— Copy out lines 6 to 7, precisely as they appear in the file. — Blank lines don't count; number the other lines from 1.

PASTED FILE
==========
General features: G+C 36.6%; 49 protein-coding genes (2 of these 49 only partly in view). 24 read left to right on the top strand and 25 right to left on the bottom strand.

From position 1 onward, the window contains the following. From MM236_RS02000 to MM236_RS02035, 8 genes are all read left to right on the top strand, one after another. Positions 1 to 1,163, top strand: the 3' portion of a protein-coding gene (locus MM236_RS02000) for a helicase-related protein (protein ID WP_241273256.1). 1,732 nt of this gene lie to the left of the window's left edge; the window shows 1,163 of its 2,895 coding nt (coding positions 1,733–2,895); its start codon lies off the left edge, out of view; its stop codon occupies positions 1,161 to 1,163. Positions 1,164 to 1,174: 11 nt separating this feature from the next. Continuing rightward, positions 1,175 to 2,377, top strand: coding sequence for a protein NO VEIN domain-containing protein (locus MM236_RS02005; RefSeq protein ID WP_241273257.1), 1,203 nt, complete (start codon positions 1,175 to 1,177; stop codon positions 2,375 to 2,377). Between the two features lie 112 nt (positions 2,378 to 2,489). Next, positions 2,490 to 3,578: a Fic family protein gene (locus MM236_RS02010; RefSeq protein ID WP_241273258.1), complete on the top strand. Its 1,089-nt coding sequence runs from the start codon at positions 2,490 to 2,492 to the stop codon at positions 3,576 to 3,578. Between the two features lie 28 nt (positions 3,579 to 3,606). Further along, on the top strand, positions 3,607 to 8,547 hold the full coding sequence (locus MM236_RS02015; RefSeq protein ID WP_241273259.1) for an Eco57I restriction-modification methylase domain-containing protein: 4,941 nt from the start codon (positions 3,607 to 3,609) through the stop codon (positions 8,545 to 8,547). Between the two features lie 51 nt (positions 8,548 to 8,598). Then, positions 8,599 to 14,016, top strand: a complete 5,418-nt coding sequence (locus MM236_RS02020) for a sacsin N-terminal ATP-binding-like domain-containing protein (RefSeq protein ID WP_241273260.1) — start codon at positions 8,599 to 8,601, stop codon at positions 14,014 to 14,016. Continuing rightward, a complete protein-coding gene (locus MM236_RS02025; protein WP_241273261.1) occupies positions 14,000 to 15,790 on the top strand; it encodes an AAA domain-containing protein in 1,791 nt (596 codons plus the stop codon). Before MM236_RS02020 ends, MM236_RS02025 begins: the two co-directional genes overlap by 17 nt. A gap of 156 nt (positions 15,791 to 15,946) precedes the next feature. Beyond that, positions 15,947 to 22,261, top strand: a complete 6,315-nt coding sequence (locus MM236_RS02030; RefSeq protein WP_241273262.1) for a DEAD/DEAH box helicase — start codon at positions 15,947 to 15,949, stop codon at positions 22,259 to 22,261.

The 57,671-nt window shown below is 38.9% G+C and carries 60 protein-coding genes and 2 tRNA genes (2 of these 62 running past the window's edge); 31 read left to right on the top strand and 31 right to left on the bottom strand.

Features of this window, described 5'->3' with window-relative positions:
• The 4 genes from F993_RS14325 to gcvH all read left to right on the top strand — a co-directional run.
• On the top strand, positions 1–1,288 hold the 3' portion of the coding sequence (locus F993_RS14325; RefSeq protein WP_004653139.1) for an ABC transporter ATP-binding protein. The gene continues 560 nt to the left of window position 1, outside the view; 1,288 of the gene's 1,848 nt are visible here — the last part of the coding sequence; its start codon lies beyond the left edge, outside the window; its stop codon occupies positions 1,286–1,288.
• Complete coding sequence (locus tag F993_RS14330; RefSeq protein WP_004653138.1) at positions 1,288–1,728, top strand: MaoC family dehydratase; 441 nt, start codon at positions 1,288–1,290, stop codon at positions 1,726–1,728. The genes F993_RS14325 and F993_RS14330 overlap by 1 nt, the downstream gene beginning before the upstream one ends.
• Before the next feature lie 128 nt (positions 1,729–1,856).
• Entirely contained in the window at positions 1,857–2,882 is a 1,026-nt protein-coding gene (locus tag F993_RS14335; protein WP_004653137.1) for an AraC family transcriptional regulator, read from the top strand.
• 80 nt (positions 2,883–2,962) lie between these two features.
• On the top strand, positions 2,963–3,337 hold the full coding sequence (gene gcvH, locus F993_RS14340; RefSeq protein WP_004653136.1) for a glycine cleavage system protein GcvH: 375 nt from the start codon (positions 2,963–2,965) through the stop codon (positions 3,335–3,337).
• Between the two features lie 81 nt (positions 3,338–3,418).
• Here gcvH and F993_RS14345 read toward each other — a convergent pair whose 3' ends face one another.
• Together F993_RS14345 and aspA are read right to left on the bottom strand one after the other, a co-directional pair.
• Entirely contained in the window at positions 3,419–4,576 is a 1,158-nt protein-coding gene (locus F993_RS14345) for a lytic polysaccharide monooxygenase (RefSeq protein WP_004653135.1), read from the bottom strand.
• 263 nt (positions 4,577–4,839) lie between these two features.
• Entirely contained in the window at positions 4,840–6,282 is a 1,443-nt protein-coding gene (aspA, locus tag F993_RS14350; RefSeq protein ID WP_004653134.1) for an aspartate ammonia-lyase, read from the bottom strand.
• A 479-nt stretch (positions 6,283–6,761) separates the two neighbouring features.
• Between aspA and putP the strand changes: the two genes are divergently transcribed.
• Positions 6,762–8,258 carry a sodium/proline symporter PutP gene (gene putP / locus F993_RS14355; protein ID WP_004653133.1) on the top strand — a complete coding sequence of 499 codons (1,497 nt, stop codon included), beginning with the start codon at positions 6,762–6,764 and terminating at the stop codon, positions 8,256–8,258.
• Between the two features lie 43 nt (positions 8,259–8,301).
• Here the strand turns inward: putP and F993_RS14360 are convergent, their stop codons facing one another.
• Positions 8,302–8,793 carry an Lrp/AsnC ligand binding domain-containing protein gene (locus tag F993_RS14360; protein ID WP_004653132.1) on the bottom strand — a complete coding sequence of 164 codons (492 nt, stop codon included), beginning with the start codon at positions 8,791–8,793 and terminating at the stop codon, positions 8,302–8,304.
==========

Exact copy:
• On the top strand, positions 1–1,288 hold the 3' portion of the coding sequence (locus F993_RS14325; RefSeq protein WP_004653139.1) for an ABC transporter ATP-binding protein. The gene continues 560 nt to the left of window position 1, outside the view; 1,288 of the gene's 1,848 nt are visible here — the last part of the coding sequence; its start codon lies beyond the left edge, outside the window; its stop codon occupies positions 1,286–1,288.
• Complete coding sequence (locus tag F993_RS14330; RefSeq protein WP_004653138.1) at positions 1,288–1,728, top strand: MaoC family dehydratase; 441 nt, start codon at positions 1,288–1,290, stop codon at positions 1,726–1,728. The genes F993_RS14325 and F993_RS14330 overlap by 1 nt, the downstream gene beginning before the upstream one ends.